Today 47% of the world population, or just over three billion people, are using the internet. The use of and interaction in the vast enabling environment that is the World Wide Web has been made possible by the work of online intermediaries, a diverse group of actors that facilitate interaction and transactions between third parties on the internet. Intermediary roles and types vary significantly: some provide access to the web either through wire-based or wireless communication technology; others offer hosting, payment, storage and on-demand services like music streaming; and then there are those who aid in navigation of online space (e.g. search engines) and those who create social hubs where people can come together to share content, news, advice and much more. Without intermediaries there would be no access to the internet, no opportunities to share information with others and no collaborative economy that changed the way we view ownership and property use.
In the early days of dot com era intermediaries were subject to limited regulation. But as the internet evolved, pressure on intermediaries to police their content grew concomitantly. Today intermediary liability – legal responsibility of intermediaries for illegal or harmful activities performed by users through their services – can occur in many circumstances and as a result of many issues, including those related to child sexual abuse material (CSAM), hate speech, racist and xenophobic content, defamation, infringement of intellectual property (IP) rights, terrorist and extremist content, illegal offers related to gambling, pharmaceutical products and banking, the sale of counterfeit goods, as well as malware, spam and data protection infringements.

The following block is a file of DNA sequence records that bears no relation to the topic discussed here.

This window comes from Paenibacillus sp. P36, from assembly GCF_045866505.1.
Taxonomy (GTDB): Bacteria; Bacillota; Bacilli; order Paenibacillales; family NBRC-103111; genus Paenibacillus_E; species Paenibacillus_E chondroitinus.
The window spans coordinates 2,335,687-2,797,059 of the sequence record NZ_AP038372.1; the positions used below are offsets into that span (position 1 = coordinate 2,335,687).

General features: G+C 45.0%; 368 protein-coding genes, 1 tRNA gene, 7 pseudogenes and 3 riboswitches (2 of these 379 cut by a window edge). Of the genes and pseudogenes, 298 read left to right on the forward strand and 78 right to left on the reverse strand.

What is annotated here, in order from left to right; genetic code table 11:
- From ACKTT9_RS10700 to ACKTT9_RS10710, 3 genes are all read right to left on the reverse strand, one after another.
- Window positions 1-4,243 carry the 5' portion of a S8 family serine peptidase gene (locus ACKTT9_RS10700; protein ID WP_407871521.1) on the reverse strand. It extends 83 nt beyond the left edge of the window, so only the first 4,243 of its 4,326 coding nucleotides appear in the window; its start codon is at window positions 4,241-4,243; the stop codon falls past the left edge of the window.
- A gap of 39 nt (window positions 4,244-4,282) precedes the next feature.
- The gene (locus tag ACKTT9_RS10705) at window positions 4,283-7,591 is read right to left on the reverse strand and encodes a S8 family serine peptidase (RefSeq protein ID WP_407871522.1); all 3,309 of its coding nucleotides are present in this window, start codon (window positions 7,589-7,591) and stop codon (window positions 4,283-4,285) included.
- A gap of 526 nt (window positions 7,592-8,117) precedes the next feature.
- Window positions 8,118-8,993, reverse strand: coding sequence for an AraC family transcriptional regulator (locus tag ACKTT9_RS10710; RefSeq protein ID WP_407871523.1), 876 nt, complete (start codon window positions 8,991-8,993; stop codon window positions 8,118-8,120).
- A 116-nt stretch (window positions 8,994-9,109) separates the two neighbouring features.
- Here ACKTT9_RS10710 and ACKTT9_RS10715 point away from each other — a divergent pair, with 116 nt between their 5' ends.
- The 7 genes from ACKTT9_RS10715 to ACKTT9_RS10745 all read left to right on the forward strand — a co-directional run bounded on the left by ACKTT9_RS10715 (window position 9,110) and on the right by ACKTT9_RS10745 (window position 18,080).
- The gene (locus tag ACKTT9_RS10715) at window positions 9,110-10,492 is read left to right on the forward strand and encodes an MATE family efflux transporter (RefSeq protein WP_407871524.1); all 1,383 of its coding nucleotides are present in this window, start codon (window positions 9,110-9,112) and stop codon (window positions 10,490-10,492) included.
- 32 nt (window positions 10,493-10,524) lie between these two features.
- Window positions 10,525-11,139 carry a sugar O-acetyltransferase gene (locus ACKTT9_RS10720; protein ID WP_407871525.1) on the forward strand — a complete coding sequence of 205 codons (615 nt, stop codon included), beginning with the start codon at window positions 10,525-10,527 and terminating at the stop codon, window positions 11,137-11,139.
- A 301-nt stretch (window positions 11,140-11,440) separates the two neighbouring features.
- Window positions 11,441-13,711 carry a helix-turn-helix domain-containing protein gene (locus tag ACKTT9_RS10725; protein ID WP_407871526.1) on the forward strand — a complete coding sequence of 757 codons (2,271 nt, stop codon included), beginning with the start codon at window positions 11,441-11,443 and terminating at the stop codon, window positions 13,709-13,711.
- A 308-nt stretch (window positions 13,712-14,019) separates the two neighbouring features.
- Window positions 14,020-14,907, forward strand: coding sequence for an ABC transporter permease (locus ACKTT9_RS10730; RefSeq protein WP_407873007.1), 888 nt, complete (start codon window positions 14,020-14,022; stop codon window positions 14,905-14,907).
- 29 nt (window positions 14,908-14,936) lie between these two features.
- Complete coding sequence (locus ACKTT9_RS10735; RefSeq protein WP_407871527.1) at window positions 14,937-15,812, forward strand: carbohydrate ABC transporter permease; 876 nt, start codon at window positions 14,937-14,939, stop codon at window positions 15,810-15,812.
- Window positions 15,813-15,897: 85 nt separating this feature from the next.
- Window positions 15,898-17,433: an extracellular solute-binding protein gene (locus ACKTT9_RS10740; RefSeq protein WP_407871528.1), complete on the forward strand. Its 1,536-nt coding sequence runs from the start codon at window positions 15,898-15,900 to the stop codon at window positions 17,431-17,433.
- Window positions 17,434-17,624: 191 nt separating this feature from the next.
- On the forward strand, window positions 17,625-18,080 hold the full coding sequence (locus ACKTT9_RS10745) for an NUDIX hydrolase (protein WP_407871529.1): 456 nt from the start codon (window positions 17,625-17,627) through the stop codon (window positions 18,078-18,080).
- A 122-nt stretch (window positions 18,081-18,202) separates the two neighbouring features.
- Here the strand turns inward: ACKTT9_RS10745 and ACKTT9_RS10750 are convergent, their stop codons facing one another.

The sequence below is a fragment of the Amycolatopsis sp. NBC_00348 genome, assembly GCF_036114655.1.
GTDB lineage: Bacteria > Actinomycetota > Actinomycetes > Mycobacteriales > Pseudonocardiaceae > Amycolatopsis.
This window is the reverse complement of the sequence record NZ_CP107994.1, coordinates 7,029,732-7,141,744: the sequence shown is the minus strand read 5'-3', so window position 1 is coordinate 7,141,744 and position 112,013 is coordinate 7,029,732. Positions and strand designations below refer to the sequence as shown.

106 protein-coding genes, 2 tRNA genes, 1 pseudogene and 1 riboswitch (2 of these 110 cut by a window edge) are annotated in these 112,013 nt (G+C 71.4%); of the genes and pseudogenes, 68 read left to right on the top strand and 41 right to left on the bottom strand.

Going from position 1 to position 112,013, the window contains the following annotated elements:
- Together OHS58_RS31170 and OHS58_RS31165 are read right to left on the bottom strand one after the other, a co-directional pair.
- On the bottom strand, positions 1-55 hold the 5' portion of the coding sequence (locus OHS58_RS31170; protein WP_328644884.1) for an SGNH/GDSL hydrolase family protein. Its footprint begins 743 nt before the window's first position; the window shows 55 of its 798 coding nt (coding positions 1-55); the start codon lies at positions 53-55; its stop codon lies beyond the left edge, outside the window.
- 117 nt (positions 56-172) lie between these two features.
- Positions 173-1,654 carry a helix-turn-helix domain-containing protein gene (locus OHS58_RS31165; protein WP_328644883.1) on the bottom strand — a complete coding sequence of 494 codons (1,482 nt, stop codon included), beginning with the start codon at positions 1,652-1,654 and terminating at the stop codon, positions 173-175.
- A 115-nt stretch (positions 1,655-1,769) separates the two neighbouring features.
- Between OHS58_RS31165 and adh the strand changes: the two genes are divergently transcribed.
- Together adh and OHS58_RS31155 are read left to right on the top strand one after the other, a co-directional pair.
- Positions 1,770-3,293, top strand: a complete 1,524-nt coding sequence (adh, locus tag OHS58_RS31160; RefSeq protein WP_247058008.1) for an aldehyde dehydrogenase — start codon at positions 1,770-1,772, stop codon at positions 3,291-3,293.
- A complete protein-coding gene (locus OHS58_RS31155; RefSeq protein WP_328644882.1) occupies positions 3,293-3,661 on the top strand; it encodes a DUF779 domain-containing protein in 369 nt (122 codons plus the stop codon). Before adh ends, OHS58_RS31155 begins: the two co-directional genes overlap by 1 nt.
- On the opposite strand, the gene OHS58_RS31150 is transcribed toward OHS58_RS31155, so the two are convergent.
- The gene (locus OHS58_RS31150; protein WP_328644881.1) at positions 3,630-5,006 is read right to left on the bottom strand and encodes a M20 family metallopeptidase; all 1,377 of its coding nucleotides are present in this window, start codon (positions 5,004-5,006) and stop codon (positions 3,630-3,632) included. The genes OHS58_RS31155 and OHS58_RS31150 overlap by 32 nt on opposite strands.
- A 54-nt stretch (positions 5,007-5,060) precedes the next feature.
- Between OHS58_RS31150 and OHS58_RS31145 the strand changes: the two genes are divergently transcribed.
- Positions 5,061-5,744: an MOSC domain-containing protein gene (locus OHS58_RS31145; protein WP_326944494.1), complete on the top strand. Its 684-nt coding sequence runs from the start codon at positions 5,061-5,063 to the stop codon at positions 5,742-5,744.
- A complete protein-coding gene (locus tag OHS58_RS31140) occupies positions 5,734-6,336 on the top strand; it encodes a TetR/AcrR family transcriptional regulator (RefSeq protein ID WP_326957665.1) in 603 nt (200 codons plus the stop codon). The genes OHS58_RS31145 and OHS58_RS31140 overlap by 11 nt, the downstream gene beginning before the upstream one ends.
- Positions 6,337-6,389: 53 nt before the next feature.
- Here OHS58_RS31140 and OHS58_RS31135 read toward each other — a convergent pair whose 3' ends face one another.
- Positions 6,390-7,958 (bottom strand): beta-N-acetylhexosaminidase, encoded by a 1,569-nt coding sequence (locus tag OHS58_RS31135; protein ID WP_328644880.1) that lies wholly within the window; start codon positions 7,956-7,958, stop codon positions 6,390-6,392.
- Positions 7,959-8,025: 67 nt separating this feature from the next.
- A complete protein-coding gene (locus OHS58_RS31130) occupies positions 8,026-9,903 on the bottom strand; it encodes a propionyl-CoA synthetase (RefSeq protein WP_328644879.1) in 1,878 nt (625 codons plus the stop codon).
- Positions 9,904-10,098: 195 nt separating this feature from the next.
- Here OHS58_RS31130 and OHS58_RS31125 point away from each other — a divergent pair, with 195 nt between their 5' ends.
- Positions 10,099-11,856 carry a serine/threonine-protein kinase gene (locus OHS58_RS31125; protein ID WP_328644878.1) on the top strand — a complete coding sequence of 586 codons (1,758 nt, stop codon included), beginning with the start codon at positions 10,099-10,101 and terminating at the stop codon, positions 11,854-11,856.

Just exactly how much of this content exists online at any one point is hard to quantify. For one, there is no single repository that aggregates data across the board. For another, different sources tend to specialise in different kinds of illegal content, making the creation of a complete picture of how much illegal online material was out there, say, a year ago rather difficult. For example, online intermediaries like Google, Twitter and Tumblr report extensively on copyrights and trademark infringements, but hardly anything on CSAM. By contrast, national hotlines prioritise CSAM and only some (e.g. hotline IE) report notices related to financial scam, violence and hate speech. Additional IP related information can be found in Lumen database and in the publications of some actors from the rightsholders camp, such as the Software Alliance, which publishes information on unlicensed software installation for several years and world regions, including Europe. But many other, equally important types (e.g. malware, spam) remain un- or under-reported.